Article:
A supporter and former law partner of Theodore G. Bilbo, Stewart C. "Sweep Clean" Broom surprisingly aided Harrison's 1936 reelection campaign by giving a well-received speech encouraging "Bilbo folks" to save Bilbo "from his own blunder." Despite having received past help from Harrison, Bilbo actively supported Martin Sennett Conner for Harrison's Senate seat, presumably as a self-serving political maneuver.
As chairman of the powerful Senate Finance Committee, Harrison was one of the three or four key people behind the creation of the Social Security system in 1935. He also promoted low tariffs and reciprocal trade agreements. When the Senate majority leader's job opened up in 1937, Harrison was expected to win the position, but nose counts put him in a near tie with Kentucky's Alben Barkley. Harrison's campaign manager asked Bilbo, the junior member from Mississippi, to consider voting for his fellow Mississippian. Bilbo, a race-baiting Democratic demagogue whose base was among tenant farmers, hated the upper-class Harrison, who represented the rich planters. The rivalry between the two had deepened over years of disagreement over aspects of the New Deal and how federal money should be distributed throughout Mississippi. Bilbo said he would vote for Harrison only if he were personally asked. Harrison replied, "Tell the son of a bitch I wouldn't speak to him even if it meant the presidency of the United States." Despite Harrison's support for Roosevelt and his policies, shortly before the vote, the president wrote a letter of support for Barkley. When the ballots were in, Pat Harrison lost by one vote, 37-to-38.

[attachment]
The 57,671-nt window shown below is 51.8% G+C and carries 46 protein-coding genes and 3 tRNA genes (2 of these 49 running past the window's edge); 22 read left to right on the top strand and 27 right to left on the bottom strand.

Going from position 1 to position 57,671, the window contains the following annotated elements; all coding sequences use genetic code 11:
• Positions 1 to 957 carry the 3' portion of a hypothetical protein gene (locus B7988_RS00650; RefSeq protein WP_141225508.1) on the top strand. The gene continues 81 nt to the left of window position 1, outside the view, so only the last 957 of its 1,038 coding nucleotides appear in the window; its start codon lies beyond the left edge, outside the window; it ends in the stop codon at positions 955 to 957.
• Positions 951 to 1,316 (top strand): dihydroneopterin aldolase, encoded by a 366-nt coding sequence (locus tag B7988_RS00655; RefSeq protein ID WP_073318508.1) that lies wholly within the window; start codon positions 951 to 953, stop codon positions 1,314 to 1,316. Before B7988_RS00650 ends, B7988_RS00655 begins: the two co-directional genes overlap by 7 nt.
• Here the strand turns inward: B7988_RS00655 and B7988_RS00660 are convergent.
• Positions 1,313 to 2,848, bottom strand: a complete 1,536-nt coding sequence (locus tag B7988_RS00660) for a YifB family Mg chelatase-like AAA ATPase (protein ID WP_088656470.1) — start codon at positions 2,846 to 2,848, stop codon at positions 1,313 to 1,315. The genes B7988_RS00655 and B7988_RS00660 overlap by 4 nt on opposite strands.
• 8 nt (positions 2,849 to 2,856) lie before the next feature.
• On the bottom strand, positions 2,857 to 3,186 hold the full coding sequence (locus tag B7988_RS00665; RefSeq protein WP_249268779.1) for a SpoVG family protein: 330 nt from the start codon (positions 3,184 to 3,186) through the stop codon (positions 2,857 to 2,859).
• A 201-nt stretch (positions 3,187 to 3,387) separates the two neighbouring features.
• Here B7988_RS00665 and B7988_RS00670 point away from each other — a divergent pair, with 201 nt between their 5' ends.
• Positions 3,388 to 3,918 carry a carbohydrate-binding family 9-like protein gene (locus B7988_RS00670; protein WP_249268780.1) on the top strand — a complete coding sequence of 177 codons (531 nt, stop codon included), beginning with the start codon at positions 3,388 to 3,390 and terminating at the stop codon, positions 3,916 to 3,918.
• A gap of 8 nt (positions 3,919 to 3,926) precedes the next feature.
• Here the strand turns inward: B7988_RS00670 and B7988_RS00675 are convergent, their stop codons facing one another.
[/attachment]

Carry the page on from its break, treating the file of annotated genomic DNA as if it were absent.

Harrison served on the Senate Finance Committee and was chairman of that body from 1933 to 1941 (Seventy-third through Seventy-seventh Congresses), and served as President pro tempore of the Senate during the Seventy-seventh Congress, in 1941 until his death that year. He was also a supporter of the Conservative coalition.
Harrison was a highly effective politician and a brilliant orator. He listened to his district and provided information, services, and patronage. Due to his ability to maneuver through the political landscape and because he was well-liked by many of his fellow politicians, Harrison became rather influential in both legislation and political endorsement. In 1928, he supported New York Governor Al Smith for President and campaigned for him across the South, where there was opposition and superstition among Democrats because Smith was Catholic.
Harrison became known as the "Gadfly of the Senate" due to his oratory rebuking Republican policies.
At the 1932 Democratic convention, he swung the Mississippi delegation to Franklin D. Roosevelt on the crucial third ballot and became welcome at the White House.
In the fight for the leadership today's session until Thursday which will be devoted to considering over of the Senate, however, neither Harrison or Barkley forces would express more than a hopeful optimism. An impartial check of votes claimed showed that not more than three or four separated the two candidates.